With the HACKING BOMBSHELL that was dropped on CardboardConnection.com CEO Mike Smeth and his subsequent alleged 5 FELONY ARREST, collectors are left wondering if there is another option for card checklists. Below is a listing of some of the alternative options for collectors.
Webmasters! Now is the time to pounce! Where do you think Mike Smeth got the idea to add checklists to his websites? He certainly didn’t come up with it himself! Set up your own sports card website, start adding new product checklists to it, and watch your traffic grow to new heights.
Take a look at what Cardboard Connection charges for advertising. Maybe you can get a piece of this too! Be sure to also set up an account with eBay Partner Network. This is a major source of income for Cardboard Connection and even this website.
Baseball Card Pedia – only want Baseball Cards? Baseball Card Pedia is a Wikipedia style site that we’ve added updates to ourselves. If you have information about any Baseball Card set, consider adding it to Baseball Card Pedia.
Beckett – the largest database of sports cards is on Beckett. It may not fit your every checklist need, but the more you tinker with their website, the more useful it can become. Here is a really good tutorial on how to build checklists on Beckett.
Blowout Buzz – Blowout Sports Card Blog has compiled checklists for modern cards as they are released by the card manufacture.
COMC – while not a traditional checklist site, if you need help identifying a particular card, you can see front and back scans on COMC. As a filter option, you can access card scans of ones that have sold. Make sure to click that filter when doing card identification. I’ve used COMC countless times to answer collector questions about specific cards.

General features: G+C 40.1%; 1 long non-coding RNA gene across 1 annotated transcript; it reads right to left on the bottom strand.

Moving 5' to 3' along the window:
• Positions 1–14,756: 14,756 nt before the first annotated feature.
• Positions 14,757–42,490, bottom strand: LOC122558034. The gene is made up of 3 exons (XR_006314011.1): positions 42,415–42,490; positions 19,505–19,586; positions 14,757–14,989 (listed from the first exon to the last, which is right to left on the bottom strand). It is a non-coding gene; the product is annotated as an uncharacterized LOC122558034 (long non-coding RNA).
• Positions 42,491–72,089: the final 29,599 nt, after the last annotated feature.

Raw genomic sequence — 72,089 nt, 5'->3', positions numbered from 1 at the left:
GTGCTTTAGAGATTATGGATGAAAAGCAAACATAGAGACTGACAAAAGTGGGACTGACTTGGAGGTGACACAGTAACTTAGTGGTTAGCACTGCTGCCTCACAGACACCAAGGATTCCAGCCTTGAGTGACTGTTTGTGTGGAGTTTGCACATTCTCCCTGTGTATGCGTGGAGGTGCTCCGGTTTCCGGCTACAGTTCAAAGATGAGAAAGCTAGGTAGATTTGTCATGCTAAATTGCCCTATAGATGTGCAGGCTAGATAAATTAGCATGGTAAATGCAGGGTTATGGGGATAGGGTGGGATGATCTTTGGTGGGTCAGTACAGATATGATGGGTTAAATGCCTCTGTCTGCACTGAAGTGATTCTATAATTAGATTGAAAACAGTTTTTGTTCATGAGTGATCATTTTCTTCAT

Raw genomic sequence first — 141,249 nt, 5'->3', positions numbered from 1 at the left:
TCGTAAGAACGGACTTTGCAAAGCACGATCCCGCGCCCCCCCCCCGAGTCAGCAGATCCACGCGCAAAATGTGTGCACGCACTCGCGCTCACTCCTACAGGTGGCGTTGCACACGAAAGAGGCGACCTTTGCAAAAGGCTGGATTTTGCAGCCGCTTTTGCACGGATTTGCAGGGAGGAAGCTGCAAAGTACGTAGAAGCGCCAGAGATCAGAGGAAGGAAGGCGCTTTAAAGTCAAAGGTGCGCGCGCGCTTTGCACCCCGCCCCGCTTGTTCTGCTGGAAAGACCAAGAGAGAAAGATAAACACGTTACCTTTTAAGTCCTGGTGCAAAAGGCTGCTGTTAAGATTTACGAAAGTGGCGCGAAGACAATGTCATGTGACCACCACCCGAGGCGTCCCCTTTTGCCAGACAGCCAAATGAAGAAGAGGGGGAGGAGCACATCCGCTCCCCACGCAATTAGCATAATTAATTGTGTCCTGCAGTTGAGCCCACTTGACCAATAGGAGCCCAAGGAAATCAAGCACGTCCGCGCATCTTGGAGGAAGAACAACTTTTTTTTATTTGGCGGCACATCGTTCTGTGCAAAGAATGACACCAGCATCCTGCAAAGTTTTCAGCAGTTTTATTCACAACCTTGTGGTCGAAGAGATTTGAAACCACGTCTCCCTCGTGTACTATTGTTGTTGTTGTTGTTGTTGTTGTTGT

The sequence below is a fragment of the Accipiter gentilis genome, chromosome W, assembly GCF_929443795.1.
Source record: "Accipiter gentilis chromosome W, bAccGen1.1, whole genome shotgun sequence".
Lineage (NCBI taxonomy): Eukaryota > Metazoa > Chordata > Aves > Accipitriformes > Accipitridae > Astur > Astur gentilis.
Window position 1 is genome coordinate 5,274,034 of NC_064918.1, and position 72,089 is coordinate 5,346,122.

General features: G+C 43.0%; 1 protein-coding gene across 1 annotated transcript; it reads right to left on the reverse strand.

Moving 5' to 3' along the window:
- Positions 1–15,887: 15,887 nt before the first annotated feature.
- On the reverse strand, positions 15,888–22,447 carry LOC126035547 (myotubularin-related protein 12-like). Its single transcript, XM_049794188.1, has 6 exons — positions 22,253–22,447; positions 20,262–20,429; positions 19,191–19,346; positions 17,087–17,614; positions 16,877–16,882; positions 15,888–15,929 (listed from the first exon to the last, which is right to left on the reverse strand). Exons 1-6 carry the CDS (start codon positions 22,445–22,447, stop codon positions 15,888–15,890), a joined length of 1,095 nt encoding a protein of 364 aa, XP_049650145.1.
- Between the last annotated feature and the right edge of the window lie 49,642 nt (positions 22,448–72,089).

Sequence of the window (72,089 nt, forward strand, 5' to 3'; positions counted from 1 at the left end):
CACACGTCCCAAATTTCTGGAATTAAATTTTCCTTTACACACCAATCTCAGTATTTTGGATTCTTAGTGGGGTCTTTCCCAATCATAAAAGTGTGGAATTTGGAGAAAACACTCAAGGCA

Group Break Checklists – an asset to the group breaking community, but in reality, every team set collector should also love this website. Sorts modern checklists by “Team” and “Hits” on excel and pdf.
Keyman Collectibles – a great resource, especially for vintage and mid-1990’s sets.
Leaf Trading Cards – they keep a record of new and past sets on their company website dating back to 2012.
Non Sport Checklists – looking for non-sport checklists? Wow – check out this website.
Open Checklist – while it appears the website is no longer updated, it does have sets that available that you might want to grab before it’s gone!
Panini – this company does a good job at posting their checklists, usually around the time of the product release. You can download the checklists into excel.
PSA Authentication – The PSA Street Market Report online price guide actually doubles as a very useful checklist.
Sports Card Database – works similar to Trading Card DB. Has old and modern sets.
Sports Card Radio – this website has most modern card checklists from 2009-2014. Use the search feature to access those pages.
Topps – unfortunately at the time of this piece, the Topps website did not have access to their checklist page. We will update that information if it becomes available.
Trading Card DB – updated with well over 100,000 sets and millions of cards. Use the search box to sort by player too!
Upper Deck – I’ve always found the best way to access new and old Upper Deck checklists is through this old school search feature on their website that is hard to get to. Click the UD link for access to that. I usually sort by “Product Name”.
Zistle – a sports card organization website that has a good library of checklists and set information available without having to log in.